The very thought of setting deadlines for your work is anathema to some writers. They believe that having a fixed time to complete a story will knobble their creativity and result in them churning out awful hogwash. I don’t agree – personally I think that there’s joy to be found in a little bit of discipline. Possibly if you set unrealistic deadlines you will indeed find yourself knobbled and not produce your best work, but reasonable time set for a project can inspire you to work at it every day rather than watching soaps because you have all the time in the world after all. Truthfully, we don’t have all the time in the world, and if we want to leave a legacy of stories, we need to get them written down. Goal setting helps us do this.
Deadlines can be terrifying things when life gets in the way in the form of illness, or some other kind of stress inducing thing that seems hell-bent on preventing you from accomplishing your goal. I believe that the universe has been, and continues to be, rather lavish with me personally with the terrifying and stress inducing things by the way, and I’ve missed many of my personally applied deadlines. That doesn’t mean that I’m going to stop setting them though. Living life without goals doesn’t seem very exciting, and just like any other worthwhile pursuit, I think that working towards a goal, which is just a personal deadline after all, is great for any writing or other project. Consider Parkinson’s Law.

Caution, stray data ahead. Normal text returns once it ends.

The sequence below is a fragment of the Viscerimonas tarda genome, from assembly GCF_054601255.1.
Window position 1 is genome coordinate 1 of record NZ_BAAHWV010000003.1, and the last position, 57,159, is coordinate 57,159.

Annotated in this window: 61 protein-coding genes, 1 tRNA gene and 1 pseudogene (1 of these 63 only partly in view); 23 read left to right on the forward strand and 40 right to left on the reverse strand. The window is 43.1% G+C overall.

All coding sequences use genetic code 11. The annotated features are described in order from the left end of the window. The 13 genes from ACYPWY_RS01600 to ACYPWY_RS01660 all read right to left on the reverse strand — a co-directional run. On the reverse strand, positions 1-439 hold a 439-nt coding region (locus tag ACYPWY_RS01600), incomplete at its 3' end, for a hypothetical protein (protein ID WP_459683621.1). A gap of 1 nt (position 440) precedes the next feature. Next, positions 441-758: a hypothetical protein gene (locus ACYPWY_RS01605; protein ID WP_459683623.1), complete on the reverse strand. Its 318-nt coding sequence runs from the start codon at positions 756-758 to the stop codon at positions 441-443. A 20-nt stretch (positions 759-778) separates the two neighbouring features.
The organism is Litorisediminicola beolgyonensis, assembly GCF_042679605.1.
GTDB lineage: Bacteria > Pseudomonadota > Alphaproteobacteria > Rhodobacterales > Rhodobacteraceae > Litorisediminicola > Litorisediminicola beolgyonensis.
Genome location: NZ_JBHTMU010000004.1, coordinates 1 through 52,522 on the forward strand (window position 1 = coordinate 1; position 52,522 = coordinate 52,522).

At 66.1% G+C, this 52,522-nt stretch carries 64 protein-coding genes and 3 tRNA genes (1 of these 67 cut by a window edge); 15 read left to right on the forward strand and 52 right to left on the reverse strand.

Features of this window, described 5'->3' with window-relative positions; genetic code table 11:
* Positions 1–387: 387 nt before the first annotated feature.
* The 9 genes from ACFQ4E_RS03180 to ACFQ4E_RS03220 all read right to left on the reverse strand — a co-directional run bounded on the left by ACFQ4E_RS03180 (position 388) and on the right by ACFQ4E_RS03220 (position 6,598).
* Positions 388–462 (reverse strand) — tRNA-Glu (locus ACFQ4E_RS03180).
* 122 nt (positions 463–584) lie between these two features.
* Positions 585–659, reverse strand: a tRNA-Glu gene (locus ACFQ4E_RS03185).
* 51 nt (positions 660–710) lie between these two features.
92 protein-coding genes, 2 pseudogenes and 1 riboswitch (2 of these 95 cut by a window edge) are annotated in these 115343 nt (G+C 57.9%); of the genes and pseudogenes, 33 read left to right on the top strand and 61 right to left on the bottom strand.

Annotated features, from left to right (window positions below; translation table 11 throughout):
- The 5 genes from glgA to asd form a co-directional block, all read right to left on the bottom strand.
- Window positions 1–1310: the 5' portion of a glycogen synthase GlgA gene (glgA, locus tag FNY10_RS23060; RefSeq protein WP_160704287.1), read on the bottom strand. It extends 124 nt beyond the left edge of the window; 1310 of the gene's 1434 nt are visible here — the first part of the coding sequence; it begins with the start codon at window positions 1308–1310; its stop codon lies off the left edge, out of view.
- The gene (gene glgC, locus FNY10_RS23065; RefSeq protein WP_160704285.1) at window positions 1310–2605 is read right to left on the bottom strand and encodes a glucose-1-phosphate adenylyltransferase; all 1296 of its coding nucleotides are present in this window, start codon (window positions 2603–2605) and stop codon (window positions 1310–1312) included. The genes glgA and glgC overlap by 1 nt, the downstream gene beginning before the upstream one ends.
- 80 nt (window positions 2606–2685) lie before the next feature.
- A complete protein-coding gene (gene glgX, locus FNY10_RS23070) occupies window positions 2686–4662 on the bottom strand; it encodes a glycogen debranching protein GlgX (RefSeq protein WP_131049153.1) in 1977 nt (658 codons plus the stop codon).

When there’s no sense of urgency it’s human nature to let projects take much longer than they should. Rather set yourself the right amount of time. Having projects waiting to be finished is generally stressful to some degree to most of us, and the longer any particular project languishes the worse we tend to feel about ourselves for not getting cracking on it. Fiddling with one particular book for months or years on end might be pleasurable for some, but for many anything that takes so long to do has a very good chance of being abandoned altogether because of our feelings of failure. Setting deadlines for yourself will help you dive right in and write, rather than angst over single sentences for days and days. Now is the perfect time to get started on setting real date goals for your writing if you aren’t already doing that.
With 2016 poking its face up on the horizon, why not grab a pen and notepad and list your writing goals for next year? Be realistic – if you’re sure that you can finish X book by June and Y book by November, set your deadlines for July and December to give yourself a little leeway. You know the speed of writing that you’re comfortable with, so you can choose whether or not you want to challenge yourself with a little bit of extra zoom required. You can break those annual goals down into chunks with what you hope to achieve monthly, weekly, or even daily. The scariest thing about completing any project with a deadline is actually starting it, but once you do start it and accomplish that first day’s goal, the easier it gets. It’s pretty much guaranteed that you won’t make all of your deadlines, but that’s alright as long as you try to. Don’t ever be harsh on yourself if you don’t get there, rather relish the fact that you did your best. Don’t give ever up because of a missed deadline – rather set a new one. So dust off that book that’s been lurking unfinished for way too long, and write a date on it. A deadline. Then don’t worry about failing to complete it, rather have at it joyfully in the knowledge that it’s not the guarantee of literary accolades that means success, but the actual doing – the writing. Finishing your scribbles is absolutely success.